There are two major fronts in the effort to save country music. One is subjective, and deals with the business of trying to restore balance in the country genre to music of more substance and quality for the benefit and choice of the consumer. The second effort is much more objective, and deals with the principle that all performers should be dealt with equitably, and enjoy creative control over their music and the direction of their careers, regardless of what anyone may think about the results.
In the case of Scotty McCreery and Seasons Change, it is already a victory for country music on the objective front to have this release see the light of day, regardless of the music it contains. Kicked to the curb by major label Mercury Nashville, the label somehow figured out how to squander McCreery’s career despite a devout following and undeniable natural talent. Now he returns on the semi-independent label Triple Tigers, and has the the wind at his back with a strong and natural #1 radio hit in “Five More Minutes.” If nothing else, Scotty proves the industry wrong with their presumptuous pronouncement that his career was finished when he had just barely turned old enough to legally drink.
Similar to the independent artist Aaron Watson cracking the Top 10 with his single “Outta Style,” or Tim McGraw overcoming his legal battles with Curb Records to spark a resurgence in his career, Scotty McCreery’s comeback bodes well for the country genre at large, no matter your attitude about the music. Once any artist has a failing single or a struggling record in the current mainstream environment, it usually means they’re finished. That puts artists one bad move away from falling off a cliff, which is one of the underlying reasons so much of mainstream country these days plays it so safe. It’s better to follow the current trends obsequiously than to take chances or project a strong voice or perspective. Now McCreery has proven there can be life after death at the hands of Music Row.
McCreery’s rebirth creates an underpinning theme for this record, or at least for the opening song and title track. On Scotty McCreery’s first release Clear As Day in 2011, he wrote not a single song. On Seasons Change, he’s a co-writer on every one of them. If nothing else, Seasons Change is a record Scotty McCreery wanted to make.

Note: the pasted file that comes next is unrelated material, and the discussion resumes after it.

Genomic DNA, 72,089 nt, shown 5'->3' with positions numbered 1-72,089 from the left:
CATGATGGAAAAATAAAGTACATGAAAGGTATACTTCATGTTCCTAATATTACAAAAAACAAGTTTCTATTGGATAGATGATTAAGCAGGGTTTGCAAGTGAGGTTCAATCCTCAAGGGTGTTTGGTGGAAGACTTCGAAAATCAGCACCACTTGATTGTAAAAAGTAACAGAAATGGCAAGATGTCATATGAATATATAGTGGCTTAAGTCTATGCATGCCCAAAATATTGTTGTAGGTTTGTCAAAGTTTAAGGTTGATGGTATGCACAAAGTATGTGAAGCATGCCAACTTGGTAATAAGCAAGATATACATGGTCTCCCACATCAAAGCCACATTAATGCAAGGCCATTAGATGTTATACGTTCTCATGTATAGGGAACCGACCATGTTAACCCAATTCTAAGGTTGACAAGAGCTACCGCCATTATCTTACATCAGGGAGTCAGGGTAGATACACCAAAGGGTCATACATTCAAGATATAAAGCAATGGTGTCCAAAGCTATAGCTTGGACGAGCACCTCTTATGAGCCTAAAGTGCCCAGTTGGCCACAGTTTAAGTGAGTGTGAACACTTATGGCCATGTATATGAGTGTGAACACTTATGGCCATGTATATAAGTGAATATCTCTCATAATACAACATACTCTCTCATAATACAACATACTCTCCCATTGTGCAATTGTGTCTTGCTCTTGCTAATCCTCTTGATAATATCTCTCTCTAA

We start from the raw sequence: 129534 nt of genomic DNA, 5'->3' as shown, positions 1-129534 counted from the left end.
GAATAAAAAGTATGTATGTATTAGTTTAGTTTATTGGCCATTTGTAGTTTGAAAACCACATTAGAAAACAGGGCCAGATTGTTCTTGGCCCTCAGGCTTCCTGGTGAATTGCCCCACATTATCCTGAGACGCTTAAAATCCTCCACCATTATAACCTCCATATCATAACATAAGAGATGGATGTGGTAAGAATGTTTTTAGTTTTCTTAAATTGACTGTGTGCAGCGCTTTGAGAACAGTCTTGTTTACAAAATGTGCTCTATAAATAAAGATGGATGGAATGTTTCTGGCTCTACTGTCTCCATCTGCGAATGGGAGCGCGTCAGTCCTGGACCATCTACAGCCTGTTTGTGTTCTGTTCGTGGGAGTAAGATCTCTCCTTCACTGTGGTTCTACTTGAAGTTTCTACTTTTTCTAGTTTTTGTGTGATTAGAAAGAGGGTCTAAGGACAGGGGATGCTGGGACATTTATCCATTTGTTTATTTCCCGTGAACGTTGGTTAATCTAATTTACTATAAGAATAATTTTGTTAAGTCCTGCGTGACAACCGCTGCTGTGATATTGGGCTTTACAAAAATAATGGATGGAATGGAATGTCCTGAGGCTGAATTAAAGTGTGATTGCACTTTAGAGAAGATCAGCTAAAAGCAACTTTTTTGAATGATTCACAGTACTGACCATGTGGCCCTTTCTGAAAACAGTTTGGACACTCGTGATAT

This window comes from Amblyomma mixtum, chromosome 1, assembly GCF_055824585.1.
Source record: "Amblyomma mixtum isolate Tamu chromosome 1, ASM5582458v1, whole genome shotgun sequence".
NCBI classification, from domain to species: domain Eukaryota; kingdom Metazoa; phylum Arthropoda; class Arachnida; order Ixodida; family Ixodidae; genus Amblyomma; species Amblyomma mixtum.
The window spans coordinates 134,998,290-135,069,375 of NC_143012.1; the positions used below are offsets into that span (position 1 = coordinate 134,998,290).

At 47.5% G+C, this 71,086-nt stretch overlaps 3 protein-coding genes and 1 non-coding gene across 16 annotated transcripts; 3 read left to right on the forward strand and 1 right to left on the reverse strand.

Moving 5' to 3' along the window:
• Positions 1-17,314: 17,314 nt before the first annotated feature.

However the problem is that the record McCreery wanted to make is still one that feels pretty safe, and sort of a re-imagines mid 2000’s mainstream country pop that rarely delves too deep, and takes little to no chances in the composition or approach. You get the same verse/chorus/verse/chorus/chorus structure that has become so tiresome on the radio, and the rising chorus action that may be infectious to passive listeners, but is so predictable to those looking for something more. And the writing, though with its moments, also relies on lists and self-affirmations like so much of mainstream country instead of something more meaningful. Combine that with a few drum machine intros like at the start of the lead single “Five More Minutes,” and Seasons Change frankly leaves a decent amount to be desired.
One of the appeals for Scotty McCreery is his deep, country, North Carolina vocal tone. That is how he was able to score a victory on American Idol, with swooning girls voting for him en masse. Many times his performances on the show were of traditional country songs that accentuated his billowy, low tone, like Josh Turner’s “Get Ready,” or George Strait’s “Check Yes or No”—songs that make you go, “Woah, listen to this guy!”
But Seasons Change doesn’t really have any of those moments or songs. The rising choruses take Scotty away from the sweet spot in his tone. And yes, it’s probably fair to call Seasons Change a little bit more “traditional” than your average 2018 mainstream country release with some steel guitar, banjo, and mandolin mixed in here and there. But it’s still more contemporary than anything. Blake Shelton’s Texoma Shore is frankly a lot more traditional, and with a better selection of songs.
Of course all of these observances are opinions and fall into the subjective side of the effort to save country music. They take nothing away from the victorious narratives that surround Seasons Change. But this an album review, and it’s hard to not have mixed feelings at best about the overall result of this effort.
Yes, there is some good stuff here, like the title track and theme of “Five More Minutes.” Yet there’s also the unfortunate self-affirming versus of “In Between,” or the formulaic 90’s Chesney feel of “Barefootin’.” McCreery has won his freedom, but he’s now engaged (covered in one of the album’s better songs, “This Is It”), and still has mouths to feed. So he starts his songs off with 808 and synth, which will damn this effort for those first hooked on his Josh Turner vocal tone, while simultaneously making his music accessible to the radio crowd.
Call Seasons Chance a big victory for Scotty and his fans, and you’ll get no quarrel here. But now that he’s won his freedom and established his commercial relevance again, it would be great to see McCreery get back to his roots, get back to what made America fall in love with him in the first place, which is being one of the few strong and deep country voices left in the mainstream willing to sing more traditional tunes.